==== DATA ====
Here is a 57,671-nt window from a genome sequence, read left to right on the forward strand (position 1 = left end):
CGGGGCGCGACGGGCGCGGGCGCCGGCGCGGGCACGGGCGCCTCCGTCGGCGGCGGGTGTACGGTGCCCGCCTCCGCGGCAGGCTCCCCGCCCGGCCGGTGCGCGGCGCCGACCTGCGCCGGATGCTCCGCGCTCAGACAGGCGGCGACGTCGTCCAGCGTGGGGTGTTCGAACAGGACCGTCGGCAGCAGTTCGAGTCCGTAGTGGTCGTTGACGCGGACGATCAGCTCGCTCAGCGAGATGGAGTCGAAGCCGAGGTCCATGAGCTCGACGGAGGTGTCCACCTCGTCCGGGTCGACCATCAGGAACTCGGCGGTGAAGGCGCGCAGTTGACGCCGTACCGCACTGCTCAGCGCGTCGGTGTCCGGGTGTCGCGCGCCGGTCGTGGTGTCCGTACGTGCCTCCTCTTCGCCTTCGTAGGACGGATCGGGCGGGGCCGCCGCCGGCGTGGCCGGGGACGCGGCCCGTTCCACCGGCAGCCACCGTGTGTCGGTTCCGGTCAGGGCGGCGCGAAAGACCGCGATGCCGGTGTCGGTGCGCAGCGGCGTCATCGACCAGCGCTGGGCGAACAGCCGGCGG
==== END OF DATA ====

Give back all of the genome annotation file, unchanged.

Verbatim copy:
Here is a 57,671-nt window from a genome sequence, read left to right on the forward strand (position 1 = left end):
CGGGGCGCGACGGGCGCGGGCGCCGGCGCGGGCACGGGCGCCTCCGTCGGCGGCGGGTGTACGGTGCCCGCCTCCGCGGCAGGCTCCCCGCCCGGCCGGTGCGCGGCGCCGACCTGCGCCGGATGCTCCGCGCTCAGACAGGCGGCGACGTCGTCCAGCGTGGGGTGTTCGAACAGGACCGTCGGCAGCAGTTCGAGTCCGTAGTGGTCGTTGACGCGGACGATCAGCTCGCTCAGCGAGATGGAGTCGAAGCCGAGGTCCATGAGCTCGACGGAGGTGTCCACCTCGTCCGGGTCGACCATCAGGAACTCGGCGGTGAAGGCGCGCAGTTGACGCCGTACCGCACTGCTCAGCGCGTCGGTGTCCGGGTGTCGCGCGCCGGTCGTGGTGTCCGTACGTGCCTCCTCTTCGCCTTCGTAGGACGGATCGGGCGGGGCCGCCGCCGGCGTGGCCGGGGACGCGGCCCGTTCCACCGGCAGCCACCGTGTGTCGGTTCCGGTCAGGGCGGCGCGAAAGACCGCGATGCCGGTGTCGGTGCGCAGCGGCGTCATCGACCAGCGCTGGGCGAACAGCCGGCGG